It turns out that the most predictable thing about mutual fund returns—or for that matter strategy returns—is beta. I did an experiment comparing returns of thirty different broad-based equity mutual funds over two different seven-year time periods (2001–2007 and 2010–2016), and *beta *was by far the single most correlative factor. The correlation of beta was 0.65, while that of CAGR, Sharpe ratio, Treynor index, alpha, and the information ratio were all between –0.16 to 0.12 (in other words, there was no significant correlation). I then repeated the experiment using thirty different strategies as backtested on Portfolio 123. These strategies all consisted of holding the top 50 stocks out of the Russell 3000 based on ranking according to five randomly selected factors for a certain number of weeks, then rebalancing. (For example, one strategy consisted of the top fifty stocks ranked on the basis of their free cash flow growth, operating income growth, asset turnover, debt-to-EBITDA ratio, and return on capital, with a yearly rebalance; another ranked on the basis of their asset-to-equity ratio, balance-sheet accruals, Piotrowski F-score, net profit margin, and forward earnings yield, rebalanced every four weeks.) The results were similar: the correlation of beta was 0.65, once again; there was no significant correlation of alpha, Treynor index, or information ratio; and there was a low correlation of CAGR (0.24) and Sharpe ratio (0.28).

These results confirm earlier studies by William Sharpe and his colleagues. If the beta of a fund/strategy is high, it tends to remain high; if beta is low, it tends to remain low. And, precisely as one would expect, during bear markets, low-beta strategies significantly outperform, and during bull markets, high-beta strategies significantly outperform. (Once again, I must emphasize that this applies to general stock-market funds and investing strategies but *not *to individual securities or sector-specific funds and strategies; it also applies *only* if there is a decent correlation between the return and the benchmark.) Of course, there is no crystal ball to tell you if a bear or bull market is in the cards.

Now William Sharpe won the Nobel Prize not for his ratio, but for his work on beta. Sharpe, however, made some fundamental errors after he wrote this paper. He applied the result of his study of mutual funds to individual securities, ignored the pivot-point principle, and concluded that investing in stocks with high beta would get greater returns than stocks with low beta since the market in general trends upwards and has an alpha of zero percent. When, in 1992, Eugene Fama and Kenneth French challenged Sharpe’s results and found no link between relative volatility (beta) and long-term returns, Fama told the *New York Times*, “beta as the sole variable explaining returns on stocks is dead.” Sharpe responded, “I am not willing to make investment decisions based on the theory that there is no relationship between beta, properly measured, and expected returns.” Sharpe’s faith that high beta produced high returns was unshakeable. But there is an enormous difference between the past returns of a strategy for choosing stocks (high price-to-sales ratio and sustainable growth, for instance) and the past returns of the stocks themselves. The former have a built-in tendency to persist; the latter have a built-in tendency to be cyclical. Both Sharpe and Fama were wrong—Sharpe was wrong to apply the theory of beta to individual securities; Fama was wrong in wanting to throw out the theory altogether.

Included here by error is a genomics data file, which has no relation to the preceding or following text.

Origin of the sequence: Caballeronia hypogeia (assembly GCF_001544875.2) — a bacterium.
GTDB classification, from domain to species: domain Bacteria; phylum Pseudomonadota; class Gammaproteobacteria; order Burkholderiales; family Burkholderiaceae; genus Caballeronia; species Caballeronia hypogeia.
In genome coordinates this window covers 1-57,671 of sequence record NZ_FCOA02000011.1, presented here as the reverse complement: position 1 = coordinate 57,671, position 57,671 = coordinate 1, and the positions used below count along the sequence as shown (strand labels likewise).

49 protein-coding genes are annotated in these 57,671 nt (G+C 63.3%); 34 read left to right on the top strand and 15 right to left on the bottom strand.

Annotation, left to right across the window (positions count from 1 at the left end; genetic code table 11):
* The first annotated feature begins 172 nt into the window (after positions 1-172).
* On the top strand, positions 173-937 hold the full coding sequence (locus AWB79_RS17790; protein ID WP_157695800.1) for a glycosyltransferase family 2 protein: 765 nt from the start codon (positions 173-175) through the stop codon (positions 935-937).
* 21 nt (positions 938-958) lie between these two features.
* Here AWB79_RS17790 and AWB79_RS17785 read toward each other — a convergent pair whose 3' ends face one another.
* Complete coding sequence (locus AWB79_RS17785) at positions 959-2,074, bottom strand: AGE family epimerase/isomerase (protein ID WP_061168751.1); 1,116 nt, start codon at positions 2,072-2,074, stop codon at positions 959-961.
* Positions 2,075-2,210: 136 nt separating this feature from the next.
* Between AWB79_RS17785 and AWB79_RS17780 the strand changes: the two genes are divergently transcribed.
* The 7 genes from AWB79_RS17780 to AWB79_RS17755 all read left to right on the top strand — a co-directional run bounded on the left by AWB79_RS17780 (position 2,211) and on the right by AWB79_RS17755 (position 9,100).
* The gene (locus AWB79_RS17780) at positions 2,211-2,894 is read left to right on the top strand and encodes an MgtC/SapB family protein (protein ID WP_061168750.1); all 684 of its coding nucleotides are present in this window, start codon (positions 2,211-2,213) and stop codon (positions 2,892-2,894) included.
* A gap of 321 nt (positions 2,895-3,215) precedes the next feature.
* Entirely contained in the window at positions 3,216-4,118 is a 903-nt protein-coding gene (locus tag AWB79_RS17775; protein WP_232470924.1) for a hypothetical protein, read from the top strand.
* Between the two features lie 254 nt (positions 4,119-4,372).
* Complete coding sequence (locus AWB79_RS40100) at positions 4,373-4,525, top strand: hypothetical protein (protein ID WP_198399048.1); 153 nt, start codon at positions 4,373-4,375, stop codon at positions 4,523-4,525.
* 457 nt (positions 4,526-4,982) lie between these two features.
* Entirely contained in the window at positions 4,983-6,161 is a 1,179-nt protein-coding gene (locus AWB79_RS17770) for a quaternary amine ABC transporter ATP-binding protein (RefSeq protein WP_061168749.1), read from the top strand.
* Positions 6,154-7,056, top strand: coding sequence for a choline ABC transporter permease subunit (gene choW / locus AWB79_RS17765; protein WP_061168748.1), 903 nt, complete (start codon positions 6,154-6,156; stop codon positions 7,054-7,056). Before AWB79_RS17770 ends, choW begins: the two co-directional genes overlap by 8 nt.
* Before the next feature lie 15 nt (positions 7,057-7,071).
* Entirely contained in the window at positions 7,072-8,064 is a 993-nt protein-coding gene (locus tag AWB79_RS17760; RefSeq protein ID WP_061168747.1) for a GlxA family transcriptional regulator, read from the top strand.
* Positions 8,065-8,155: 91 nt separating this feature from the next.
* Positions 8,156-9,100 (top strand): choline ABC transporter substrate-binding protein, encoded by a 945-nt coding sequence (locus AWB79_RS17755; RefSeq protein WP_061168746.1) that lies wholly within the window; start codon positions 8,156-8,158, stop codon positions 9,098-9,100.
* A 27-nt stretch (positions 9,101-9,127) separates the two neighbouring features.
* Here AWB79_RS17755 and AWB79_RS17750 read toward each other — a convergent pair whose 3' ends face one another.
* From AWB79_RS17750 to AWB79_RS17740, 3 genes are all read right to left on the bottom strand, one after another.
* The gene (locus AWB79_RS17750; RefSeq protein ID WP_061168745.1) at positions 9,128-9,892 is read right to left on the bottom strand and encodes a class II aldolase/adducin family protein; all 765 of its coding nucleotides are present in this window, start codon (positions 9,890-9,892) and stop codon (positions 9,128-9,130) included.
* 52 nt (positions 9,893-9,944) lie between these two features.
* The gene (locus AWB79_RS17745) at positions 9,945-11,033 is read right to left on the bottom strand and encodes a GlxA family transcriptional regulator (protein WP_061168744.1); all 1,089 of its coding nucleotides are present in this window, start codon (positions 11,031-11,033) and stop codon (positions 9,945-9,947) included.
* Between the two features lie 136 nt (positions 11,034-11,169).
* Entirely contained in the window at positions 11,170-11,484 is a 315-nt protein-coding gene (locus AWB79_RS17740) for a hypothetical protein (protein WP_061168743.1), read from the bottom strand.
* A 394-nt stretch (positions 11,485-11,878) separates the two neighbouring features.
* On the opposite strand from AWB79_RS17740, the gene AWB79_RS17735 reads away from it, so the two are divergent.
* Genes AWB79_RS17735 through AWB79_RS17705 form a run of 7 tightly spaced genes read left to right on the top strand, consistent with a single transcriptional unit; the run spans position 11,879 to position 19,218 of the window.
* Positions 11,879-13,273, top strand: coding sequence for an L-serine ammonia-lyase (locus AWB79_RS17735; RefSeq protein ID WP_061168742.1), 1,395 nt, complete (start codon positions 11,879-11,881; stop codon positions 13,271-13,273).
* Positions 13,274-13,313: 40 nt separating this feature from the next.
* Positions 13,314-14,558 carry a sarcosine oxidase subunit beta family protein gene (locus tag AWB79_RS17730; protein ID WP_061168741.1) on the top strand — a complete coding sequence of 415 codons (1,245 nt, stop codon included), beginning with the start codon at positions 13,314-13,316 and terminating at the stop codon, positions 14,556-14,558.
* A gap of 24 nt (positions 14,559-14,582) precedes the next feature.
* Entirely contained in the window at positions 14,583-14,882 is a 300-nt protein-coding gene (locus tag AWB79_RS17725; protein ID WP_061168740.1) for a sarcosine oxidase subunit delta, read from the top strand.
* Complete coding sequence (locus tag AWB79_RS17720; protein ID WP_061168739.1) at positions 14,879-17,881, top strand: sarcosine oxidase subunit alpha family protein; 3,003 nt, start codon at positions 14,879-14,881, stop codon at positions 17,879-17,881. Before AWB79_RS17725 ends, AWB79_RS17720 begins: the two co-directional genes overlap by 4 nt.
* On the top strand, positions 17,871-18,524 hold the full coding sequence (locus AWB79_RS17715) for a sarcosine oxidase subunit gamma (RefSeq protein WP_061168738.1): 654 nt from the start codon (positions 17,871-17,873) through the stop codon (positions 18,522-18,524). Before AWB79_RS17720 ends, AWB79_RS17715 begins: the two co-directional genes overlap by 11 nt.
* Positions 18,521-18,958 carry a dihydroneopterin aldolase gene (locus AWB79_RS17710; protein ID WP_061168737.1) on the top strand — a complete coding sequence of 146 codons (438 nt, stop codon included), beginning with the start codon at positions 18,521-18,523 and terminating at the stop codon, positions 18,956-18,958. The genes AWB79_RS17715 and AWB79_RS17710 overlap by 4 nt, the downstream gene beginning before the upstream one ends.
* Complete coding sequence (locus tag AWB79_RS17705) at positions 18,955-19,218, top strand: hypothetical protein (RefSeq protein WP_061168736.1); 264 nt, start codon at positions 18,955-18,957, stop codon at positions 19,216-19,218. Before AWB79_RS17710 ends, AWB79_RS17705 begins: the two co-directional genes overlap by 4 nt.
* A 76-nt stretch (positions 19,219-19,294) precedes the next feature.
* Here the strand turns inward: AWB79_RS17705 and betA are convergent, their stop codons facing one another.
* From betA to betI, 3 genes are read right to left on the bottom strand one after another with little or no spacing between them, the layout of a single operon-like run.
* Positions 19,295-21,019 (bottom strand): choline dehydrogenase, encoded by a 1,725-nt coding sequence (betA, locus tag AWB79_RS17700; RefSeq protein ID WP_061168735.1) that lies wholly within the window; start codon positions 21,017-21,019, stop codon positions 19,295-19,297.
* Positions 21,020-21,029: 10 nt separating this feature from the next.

In 1973, Sharpe had summarized his theory of beta as follows: “In equilibrium the expected excess return on a security over and above the pure interest rate will equal some constant times its ex ante risk, measured by the security’s so-called ‘beta coefficient.’ . . . The expected excess return of any security or portfolio over and above the pure interest rate, will equal the expected excess return of the market portfolio, times the security’s beta relative to the market.” This has been called the CAPM equation in financial literature.

This is a rather drastic oversimplification of the concept of slope. It’s true *only when alpha equals zero* and only if you change the word *security *to *portfolio*, *strategy*, or *fund*. (The slope of a linear regression is only a simple multiplier when the intercept is zero, which is rarely the case.) In addition, the implication here is that a higher beta increases excess returns in general, rather than *only during a bull market*.

I have come to the conclusion that of all the notions about risk floating around, the ideas of alpha and beta make the most sense. Go back to Jack Treynor’s original conception: if you regress the returns of an equity investment strategy or fund against a suitable benchmark, beta is the slope and alpha is the intercept. Given those two numbers, one can quickly arrive at a range of expectations for the future return of the strategy, expectations that will have a high degree of correlation with the strategy’s future returns.